A bill seeking to limit the ability of California educators to cooperate with federal immigration officers or other authorities involved in immigration enforcement advanced on Friday afternoon to Gov. Jerry Brown’s desk.
Assemblyman Patrick O’Donnell, D-Long Beach authored the bill in February, shortly after President Donald Trump’s inauguration. O’Donnell is a former Long Beach school teacher who said at the time that Trump’s statements in favor of toughened immigration enforcement motivated him to introduce legislation that would block officers working for U.S. Immigration and Customs Enforcement, or ICE, from accessing school grounds.
“Allowing ICE officers on school grounds threatens the peace of mind that students need in order to grow and succeed. Students cannot learn when they are afraid,” he said in a statement issued Friday.
The bill, A.B. 699, gives the state’s attorney general responsibility to draft policies requiring public school administrators to limit — to the fullest extent that’s legally possible — any cooperation with ICE or other law enforcement officials involved in enforcing immigration laws. The prospective policy would address such issues as limiting officers’ access to school grounds and those officers’ requests for information on students and their family members.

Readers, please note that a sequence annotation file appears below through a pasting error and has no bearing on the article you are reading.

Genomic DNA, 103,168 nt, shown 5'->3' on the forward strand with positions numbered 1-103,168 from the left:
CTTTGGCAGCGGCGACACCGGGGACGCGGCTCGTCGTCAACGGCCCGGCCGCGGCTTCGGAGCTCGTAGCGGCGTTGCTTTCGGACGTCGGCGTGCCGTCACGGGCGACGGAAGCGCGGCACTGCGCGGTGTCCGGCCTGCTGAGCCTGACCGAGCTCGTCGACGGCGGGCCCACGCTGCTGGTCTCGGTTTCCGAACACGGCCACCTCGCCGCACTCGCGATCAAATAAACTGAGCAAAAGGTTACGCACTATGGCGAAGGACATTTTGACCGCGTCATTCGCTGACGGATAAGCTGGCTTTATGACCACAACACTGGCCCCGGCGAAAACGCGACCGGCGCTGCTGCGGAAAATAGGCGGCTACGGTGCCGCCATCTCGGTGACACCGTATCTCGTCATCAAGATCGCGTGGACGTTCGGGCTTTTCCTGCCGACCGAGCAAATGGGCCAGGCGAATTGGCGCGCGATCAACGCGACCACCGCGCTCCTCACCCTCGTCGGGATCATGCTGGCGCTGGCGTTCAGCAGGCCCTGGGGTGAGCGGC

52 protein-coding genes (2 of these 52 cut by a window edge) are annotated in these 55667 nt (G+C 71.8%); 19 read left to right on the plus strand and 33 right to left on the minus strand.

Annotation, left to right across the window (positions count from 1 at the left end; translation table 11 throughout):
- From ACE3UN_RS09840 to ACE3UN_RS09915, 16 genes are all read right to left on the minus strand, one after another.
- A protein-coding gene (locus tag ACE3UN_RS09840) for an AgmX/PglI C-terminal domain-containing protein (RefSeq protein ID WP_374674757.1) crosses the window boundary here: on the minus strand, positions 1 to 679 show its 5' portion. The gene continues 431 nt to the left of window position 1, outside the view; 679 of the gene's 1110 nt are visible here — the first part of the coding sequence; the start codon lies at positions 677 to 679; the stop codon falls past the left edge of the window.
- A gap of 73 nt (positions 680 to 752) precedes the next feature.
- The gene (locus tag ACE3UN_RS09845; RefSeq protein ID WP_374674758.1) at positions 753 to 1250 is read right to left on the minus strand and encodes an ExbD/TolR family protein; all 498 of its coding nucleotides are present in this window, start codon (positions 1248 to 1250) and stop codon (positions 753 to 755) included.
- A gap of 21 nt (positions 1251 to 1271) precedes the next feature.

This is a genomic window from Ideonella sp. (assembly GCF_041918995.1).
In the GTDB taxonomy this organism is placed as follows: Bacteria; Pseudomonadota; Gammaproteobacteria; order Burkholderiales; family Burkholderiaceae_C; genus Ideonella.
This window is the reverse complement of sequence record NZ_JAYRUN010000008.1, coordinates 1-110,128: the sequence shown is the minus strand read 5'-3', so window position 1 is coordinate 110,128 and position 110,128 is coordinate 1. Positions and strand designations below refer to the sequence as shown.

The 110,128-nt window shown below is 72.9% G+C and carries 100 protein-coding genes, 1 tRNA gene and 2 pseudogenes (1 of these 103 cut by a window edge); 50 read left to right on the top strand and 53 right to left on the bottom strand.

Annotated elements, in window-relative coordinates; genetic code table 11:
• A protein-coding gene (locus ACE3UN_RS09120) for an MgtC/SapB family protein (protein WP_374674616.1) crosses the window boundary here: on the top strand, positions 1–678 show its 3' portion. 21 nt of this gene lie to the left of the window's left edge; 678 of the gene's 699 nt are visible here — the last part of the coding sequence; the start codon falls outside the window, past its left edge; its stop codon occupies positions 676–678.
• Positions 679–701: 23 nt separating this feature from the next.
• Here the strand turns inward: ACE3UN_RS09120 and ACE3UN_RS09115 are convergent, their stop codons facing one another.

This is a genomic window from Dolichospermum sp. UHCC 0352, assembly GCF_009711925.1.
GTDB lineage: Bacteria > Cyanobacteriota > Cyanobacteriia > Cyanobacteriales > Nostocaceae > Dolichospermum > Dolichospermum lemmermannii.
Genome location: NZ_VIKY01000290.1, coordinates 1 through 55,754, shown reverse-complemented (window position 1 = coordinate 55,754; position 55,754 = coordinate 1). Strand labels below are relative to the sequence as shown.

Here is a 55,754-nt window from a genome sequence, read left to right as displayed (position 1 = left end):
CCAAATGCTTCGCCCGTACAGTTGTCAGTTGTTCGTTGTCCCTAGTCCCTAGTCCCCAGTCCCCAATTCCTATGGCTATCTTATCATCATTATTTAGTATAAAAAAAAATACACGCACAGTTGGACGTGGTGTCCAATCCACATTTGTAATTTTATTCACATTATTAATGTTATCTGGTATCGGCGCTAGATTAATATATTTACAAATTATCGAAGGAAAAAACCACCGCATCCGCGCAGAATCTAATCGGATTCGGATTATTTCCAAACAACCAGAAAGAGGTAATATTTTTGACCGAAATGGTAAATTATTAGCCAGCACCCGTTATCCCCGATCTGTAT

The bill, which applies to traditional and charter schools, calls for the attorney general to publish the requested policy by the beginning of next April. The bill similarly restricts school employees from collecting data or documentation pertaining to students’ immigration or citizenship status. School…
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